This was not a working trio, except for a series of Mondays at the Five Spot Café in the fall of 1958, but it is a unit that is made up of three powerful parts whose sum is even greater than its whole. What they do with two Ray Bryant orginals, Avery Parrish’s classic blues, "After Hours,” Tadd Dameron’s "Our Delight,” and Phineas Newborn’s "Sugar Ray,” is memorable music from an all-star trio that would never get together again.
Paul Chambers finally receives the Mosaic Select treatment and there's a surprise tossed in with his catalog for fans and connoisseurs: his material recorded for the Transition label. Also included on the Paul Chambers set are the albums Chambers' Music and Whims of Chambers from 1956 and Bass on Top and The Paul Chambers Quintet from 1957. Musicians on these dates ran the gamut from Elvin Jones to Donald Byrd, Clifford Jordan, Horace Silver, Kenny Burrell, Hank Jones, and Art Taylor – an overwhelming number of fellow Detroiters. There are some other odds and ends as well, but most importantly, the Transition material will be of prime interest to John Coltrane fans.
Of the seven songs on this Blue Note CD reissue, four are more common than the other three because they contain solos by tenor saxophonist John Coltrane and have therefore been reissued more often. Actually there are quite a few solos in the all-star sextet (which includes the bassist-leader, Coltrane, trumpeter Donald Byrd, guitarist Kenny Burrell, pianist Horace Silver and drummer Philly Joe Jones) and all of the players get their chances to shine on this fairly spontaneous hard bop set. ~ AllMusic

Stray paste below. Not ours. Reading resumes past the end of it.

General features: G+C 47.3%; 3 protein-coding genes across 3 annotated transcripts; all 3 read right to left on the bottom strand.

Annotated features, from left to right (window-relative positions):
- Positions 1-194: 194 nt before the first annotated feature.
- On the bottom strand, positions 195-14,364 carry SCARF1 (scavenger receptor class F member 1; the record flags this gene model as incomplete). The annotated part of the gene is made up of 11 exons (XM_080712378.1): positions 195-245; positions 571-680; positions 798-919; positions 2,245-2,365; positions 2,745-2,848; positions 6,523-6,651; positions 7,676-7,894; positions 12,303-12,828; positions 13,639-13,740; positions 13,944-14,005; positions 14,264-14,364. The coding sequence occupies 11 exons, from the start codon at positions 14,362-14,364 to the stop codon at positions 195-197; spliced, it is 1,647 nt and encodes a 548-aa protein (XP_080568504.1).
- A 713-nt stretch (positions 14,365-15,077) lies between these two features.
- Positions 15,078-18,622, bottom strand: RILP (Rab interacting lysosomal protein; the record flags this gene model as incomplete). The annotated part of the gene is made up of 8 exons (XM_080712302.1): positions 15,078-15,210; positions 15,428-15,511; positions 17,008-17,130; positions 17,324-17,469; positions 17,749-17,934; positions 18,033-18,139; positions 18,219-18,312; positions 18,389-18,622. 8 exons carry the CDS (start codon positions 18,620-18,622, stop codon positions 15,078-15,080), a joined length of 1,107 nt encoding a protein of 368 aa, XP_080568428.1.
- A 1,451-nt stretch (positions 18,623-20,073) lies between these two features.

Bass on Top is another thoroughly engaging set of straight-ahead, mainstream jazz from Paul Chambers. The bassist leads a quartet comprised of guitarist Kenny Burrell, pianist Hank Jones, and drummer Art Taylor through a selection of standards, including "Yesterdays," "You'd Be So Nice to Come Home To," and "Dear Old Stockholm," as well as a handful of contemporary jazz numbers and originals. ~ AllMusic
Recorded at a single session on May 19, 1957, the simply titled Quintet features one of bassist Paul Chambers' rare outings as a bandleader, and it teams him with Detroiters Donald Byrd (trumpet), Tommy Flanagan (piano), and Elvin Jones (drums), and Chicagoan Clifford Jordan (tenor sax). It's a low-key affair, with the quintet running through a couple of standards ("Softly, as in a Morning Sunrise," "What's New"), a pair of compositions from Chambers ("The Hand of Love," "Beauteous"), and two pieces by the prolific Benny Golson ("Minor Run-Down," "Four Strings"). ~ AllMusic
We Three, recorded in a single session on November 14, 1958, was the first American studio date as a bandleader for the diminutive and legendary jazz drummer Roy Haynes, although with pianist Phineas Newborn on board (along with bassist Paul Chambers), it really is a set dominated by Newborn, whose busy, two-handed technique here works in tandem balance with Haynes' cool refinement. Newborn was all about amazing and dazzling piano runs that on some dates created simply too much flash and clutter to allow pieces to flow and breathe properly, but Haynes has always been about grace and flow throughout his career (if a drummer's style can said to be elegant, Haynes fits the bill), and here he rubs off on Newborn, who exercises just enough restraint to keep him in the proper orbit, resulting in a fine album.